In the hustle and bustle of our daily lives, it is easy to put off some tasks that, while vitally important, do not require immediate attention. One such task is the funding of a revocable trust.
A revocable trust is a trust you create during your lifetime. You have the power to amend, alter, or revoke it as your circumstances or wishes change. However, it is not just enough to create this trust. Clients must ensure that their trust documents are up-to-date and correctly funded to avoid the stressful, time-consuming, and costly probate action that might follow otherwise.
So, how can one keep their revocable trust funding up-to-date? Here are several key considerations:
Real Estate Assets
If you have moved to a new home or purchased additional real estate, ensuring that the property title is vested in your trust is imperative. This process involves changing the ownership of the property from your name to the trust. This change allows the property to avoid probate and pass directly to your beneficiaries upon your death.
For rental properties, a more sophisticated strategy may be needed. Creating a Limited Liability Company (LLC) to hold the title might be advisable due to liability concerns. The LLC can then be assigned to the trust as the owner. This arrangement not only protects you from potential liabilities but also ensures that the property avoids probate.
Non-business bank accounts should either be held in the trust’s title or have a pay-on-death (POD) designation naming the trust as the beneficiary. Doing this ensures that upon your death, the funds in the account can bypass probate and go directly to the trust. The trust can then distribute the funds according to your predetermined instructions.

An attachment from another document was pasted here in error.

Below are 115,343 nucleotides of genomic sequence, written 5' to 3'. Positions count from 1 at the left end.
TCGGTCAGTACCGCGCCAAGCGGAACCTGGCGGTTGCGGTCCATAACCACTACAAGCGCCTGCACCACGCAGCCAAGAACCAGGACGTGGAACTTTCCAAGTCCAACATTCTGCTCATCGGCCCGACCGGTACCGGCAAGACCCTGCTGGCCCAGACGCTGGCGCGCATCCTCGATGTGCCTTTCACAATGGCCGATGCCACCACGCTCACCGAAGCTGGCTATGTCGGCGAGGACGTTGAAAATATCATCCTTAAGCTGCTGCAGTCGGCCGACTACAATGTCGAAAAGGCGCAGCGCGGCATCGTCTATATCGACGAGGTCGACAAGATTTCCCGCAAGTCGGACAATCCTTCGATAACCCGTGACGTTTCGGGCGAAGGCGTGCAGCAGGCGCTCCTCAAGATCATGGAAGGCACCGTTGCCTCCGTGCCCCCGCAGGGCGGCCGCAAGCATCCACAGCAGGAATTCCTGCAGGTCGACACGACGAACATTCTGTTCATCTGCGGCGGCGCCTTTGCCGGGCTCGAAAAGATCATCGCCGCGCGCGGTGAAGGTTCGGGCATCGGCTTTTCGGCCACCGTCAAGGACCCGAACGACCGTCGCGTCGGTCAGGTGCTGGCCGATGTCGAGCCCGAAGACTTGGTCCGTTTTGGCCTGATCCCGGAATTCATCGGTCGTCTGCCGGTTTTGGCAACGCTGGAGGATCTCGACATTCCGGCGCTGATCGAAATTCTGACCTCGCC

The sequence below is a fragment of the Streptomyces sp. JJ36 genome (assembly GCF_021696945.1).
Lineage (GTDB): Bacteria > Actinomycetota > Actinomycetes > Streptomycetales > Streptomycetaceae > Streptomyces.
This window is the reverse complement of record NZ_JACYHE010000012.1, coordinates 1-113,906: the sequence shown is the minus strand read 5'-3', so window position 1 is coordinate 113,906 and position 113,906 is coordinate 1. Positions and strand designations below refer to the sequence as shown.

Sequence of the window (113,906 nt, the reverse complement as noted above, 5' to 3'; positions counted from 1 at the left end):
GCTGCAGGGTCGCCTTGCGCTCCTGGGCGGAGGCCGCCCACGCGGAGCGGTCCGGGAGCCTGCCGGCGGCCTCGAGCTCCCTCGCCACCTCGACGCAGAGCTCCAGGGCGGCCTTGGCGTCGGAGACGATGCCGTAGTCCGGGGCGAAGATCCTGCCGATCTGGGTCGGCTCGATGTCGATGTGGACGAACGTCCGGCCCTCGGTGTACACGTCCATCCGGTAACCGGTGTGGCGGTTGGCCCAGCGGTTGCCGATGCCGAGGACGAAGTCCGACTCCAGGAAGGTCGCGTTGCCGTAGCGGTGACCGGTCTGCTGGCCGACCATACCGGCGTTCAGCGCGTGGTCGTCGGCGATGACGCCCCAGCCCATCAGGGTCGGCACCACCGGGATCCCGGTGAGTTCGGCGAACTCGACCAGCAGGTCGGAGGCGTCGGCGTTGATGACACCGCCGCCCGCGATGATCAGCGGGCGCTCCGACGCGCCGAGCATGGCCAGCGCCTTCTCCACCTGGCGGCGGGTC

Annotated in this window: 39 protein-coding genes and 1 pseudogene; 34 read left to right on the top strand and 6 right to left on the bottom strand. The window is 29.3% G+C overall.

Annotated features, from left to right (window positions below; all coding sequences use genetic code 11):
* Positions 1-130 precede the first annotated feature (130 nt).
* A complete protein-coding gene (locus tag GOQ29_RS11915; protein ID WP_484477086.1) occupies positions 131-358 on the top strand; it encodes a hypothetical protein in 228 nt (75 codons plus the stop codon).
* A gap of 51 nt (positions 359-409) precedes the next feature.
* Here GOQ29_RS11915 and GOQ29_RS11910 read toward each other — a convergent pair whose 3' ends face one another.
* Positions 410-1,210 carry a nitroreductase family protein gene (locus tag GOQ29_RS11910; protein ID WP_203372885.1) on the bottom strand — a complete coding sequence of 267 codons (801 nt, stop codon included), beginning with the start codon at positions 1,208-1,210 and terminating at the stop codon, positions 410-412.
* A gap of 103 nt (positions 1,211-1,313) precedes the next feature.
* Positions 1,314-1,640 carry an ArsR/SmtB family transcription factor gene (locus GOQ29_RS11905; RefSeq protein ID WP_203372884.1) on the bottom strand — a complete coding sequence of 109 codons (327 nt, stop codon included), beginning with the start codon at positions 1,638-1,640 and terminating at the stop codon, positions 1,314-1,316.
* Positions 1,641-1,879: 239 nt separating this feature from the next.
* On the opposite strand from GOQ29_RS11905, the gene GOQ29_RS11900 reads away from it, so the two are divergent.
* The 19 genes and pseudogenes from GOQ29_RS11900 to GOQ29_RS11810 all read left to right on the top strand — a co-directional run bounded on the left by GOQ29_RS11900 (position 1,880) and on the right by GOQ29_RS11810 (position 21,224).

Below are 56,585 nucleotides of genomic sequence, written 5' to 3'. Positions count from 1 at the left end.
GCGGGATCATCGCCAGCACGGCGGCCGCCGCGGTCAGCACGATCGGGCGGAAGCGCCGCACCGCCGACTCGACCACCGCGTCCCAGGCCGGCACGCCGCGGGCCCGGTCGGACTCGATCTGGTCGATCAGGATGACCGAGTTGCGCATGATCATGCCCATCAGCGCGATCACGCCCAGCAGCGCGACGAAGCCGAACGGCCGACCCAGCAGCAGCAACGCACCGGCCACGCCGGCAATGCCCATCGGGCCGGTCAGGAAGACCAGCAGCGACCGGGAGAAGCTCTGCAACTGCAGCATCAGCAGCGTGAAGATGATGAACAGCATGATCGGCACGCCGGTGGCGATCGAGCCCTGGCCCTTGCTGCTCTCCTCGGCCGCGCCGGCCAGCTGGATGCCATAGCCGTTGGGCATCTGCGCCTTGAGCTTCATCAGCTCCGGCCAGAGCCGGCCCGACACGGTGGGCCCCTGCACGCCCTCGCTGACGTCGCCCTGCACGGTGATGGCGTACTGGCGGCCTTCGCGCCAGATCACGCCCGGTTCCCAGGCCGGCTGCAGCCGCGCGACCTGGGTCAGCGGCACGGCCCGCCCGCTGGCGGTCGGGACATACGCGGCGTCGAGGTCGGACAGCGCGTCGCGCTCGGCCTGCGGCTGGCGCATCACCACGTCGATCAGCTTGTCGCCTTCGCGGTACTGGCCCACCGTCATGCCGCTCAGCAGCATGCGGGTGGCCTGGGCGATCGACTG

If you own a life insurance policy, you should make sure that there is a primary beneficiary and a contingent beneficiary on file with the life insurance carrier. Typically, your trust should be named as one of these beneficiaries, following the advice of your attorney. This decision depends on the size of the policy, your other assets, and the potential estate tax consequences.
Investment accounts should generally be held in the trust’s title. However, a transfer-on-death (TOD) designation to the trust can also be used at most financial institutions. This designation, like the POD designation for bank accounts, allows the account’s assets to bypass probate and go directly to the trust upon your death.
For 401Ks, IRAs, and other qualified retirement accounts, it’s essential to keep beneficiary forms current and up-to-date. Typically, spouses are named as the primary beneficiaries, while others, such as children, the trust, a retirement plan trust, or a charity, are named as contingent beneficiaries. These designations allow these tax-advantaged accounts to pass outside of probate and ensure that the assets are distributed according to your wishes. However, if children are minors, they should not be directly listed on the retirement plan beneficiary form.
Consulting an Expert
While the task of funding your revocable trust may seem daunting, it is a crucial step in ensuring that your assets are distributed according to your wishes and that your heirs can avoid the complexities of probate.
The guidance of an experienced professional, such as Lawrence Israeloff, can be invaluable when planning and maintaining your trust. Trust funding is an ongoing process that should be periodically revisited and adjusted to reflect life changes, so don’t hesitate to seek professional advice to ensure that your revocable trust funding remains up-to-date.